I am lingering in the Douro River Valley here in Portugal. Sometimes, when I walk through the countryside, I feel like I am in a scene from Under the Tuscan Sun.
Month: November 2017
We started the day at about 3º C—pretty cold—but by the time I reached Cerdeño on the outskirts of Oviedo in the late afternoon, I was hot, sticky, and completely wilted. I stopped in a grocery and bought cold water and cold orange juice and downed them all at once in a nearby park before continuing on into Oviedo.
Soon, I came to the place where the Camino Primitivo splits from the Camino del Norte. It is a weighty decision for me to choose to do the Primitivo. Most pilgrims who start on the coastal path, stay on the del Norte all the way; some choose the Primitivo. The official start of the Primitivo is actually in Oviedo (two more days walking), but this is the place where pilgrims coming from the del Norte must decide.
The days are feeling more fall-like with cooler days and nights, but fair weather is holding and it is quite comfortable for hiking. At least once a day I come across bursts of orange in fields and gardens, reminding me of home.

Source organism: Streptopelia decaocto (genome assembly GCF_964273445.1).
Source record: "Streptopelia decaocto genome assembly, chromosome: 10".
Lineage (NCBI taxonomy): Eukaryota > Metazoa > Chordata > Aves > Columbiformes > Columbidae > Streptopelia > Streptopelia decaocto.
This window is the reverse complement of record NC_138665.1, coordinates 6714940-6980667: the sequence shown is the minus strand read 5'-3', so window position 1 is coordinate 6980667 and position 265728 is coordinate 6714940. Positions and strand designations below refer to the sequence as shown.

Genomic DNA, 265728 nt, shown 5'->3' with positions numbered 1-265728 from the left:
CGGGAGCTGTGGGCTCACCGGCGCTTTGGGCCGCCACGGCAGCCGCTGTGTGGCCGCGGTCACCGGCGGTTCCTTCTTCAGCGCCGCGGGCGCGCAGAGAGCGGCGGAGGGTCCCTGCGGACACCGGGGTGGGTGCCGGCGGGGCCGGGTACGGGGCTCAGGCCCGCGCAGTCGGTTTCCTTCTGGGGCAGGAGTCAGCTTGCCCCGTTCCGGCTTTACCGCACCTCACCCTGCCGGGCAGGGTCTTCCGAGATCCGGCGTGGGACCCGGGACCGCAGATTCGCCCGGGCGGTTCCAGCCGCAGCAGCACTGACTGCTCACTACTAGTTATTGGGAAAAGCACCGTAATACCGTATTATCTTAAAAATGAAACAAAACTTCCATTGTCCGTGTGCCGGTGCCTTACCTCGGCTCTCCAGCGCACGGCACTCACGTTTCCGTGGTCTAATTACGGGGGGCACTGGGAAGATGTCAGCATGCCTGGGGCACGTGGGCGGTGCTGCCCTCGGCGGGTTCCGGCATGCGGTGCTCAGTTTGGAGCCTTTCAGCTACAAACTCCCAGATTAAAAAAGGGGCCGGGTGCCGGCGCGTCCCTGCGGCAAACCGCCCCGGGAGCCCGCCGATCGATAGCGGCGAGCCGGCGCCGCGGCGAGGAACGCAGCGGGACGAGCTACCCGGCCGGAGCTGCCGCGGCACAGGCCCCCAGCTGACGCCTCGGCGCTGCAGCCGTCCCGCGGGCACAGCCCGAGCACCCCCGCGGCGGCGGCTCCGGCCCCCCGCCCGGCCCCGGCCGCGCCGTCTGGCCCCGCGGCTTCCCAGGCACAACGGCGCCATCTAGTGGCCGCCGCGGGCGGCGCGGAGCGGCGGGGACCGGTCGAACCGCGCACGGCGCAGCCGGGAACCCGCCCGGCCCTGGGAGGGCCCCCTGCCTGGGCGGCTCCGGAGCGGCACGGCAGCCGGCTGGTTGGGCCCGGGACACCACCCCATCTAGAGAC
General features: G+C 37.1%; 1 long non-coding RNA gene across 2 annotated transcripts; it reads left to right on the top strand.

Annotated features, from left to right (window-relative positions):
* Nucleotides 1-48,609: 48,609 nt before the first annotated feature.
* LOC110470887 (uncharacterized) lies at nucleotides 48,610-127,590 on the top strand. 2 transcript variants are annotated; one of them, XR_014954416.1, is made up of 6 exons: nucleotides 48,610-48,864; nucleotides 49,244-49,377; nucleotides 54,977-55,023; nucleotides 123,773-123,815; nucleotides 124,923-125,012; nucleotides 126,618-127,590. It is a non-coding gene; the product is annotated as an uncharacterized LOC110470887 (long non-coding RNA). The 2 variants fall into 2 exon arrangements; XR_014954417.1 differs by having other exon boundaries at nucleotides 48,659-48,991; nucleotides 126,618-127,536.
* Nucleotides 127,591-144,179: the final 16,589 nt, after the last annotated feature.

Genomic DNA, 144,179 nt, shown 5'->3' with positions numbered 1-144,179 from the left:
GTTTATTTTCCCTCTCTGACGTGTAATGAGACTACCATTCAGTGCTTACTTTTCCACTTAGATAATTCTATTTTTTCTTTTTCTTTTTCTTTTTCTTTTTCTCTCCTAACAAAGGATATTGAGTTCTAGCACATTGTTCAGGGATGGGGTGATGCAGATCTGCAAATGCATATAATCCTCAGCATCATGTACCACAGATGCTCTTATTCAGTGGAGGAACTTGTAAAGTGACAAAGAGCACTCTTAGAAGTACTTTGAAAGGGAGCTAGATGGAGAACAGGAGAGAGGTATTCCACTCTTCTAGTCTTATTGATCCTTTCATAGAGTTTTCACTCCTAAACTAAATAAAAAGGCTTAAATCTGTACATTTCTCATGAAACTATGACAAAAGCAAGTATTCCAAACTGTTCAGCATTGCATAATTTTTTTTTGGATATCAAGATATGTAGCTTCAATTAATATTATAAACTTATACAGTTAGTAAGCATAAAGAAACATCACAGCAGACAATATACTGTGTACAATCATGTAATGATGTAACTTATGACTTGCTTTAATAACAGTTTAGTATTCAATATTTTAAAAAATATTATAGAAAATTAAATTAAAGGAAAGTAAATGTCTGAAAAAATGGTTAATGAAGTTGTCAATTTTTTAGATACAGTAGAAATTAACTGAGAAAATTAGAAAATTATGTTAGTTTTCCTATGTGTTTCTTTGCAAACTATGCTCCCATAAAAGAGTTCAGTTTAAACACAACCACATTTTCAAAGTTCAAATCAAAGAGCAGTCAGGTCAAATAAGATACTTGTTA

The village was special enough just in itself…narrow cobbled streets, stone houses…exactly what you would think of for a traditional village in Spain. But imagine my surprise when I came upon these trompe l’oeil paintings!
today was to be one of wonder. I would be slowed down quite a bit by many simple sights along the way. It is amazing that I made 10 miles by day’s end. Support for pilgrims can be found almost every day. Sometimes it is hard to find the yellow arrows that are our waymarks on the Camino, but then there are also times when you cannot mistake which way to go.
David, the hospitero, greeted me warmly, and unlike in most albergues who begin the registration process right away, he said, “First things first…Sit down. Would you like tea? Café? He asked where I was from, how my day was and I felt like he was truly interested. I ended up in a room of four beds by myself.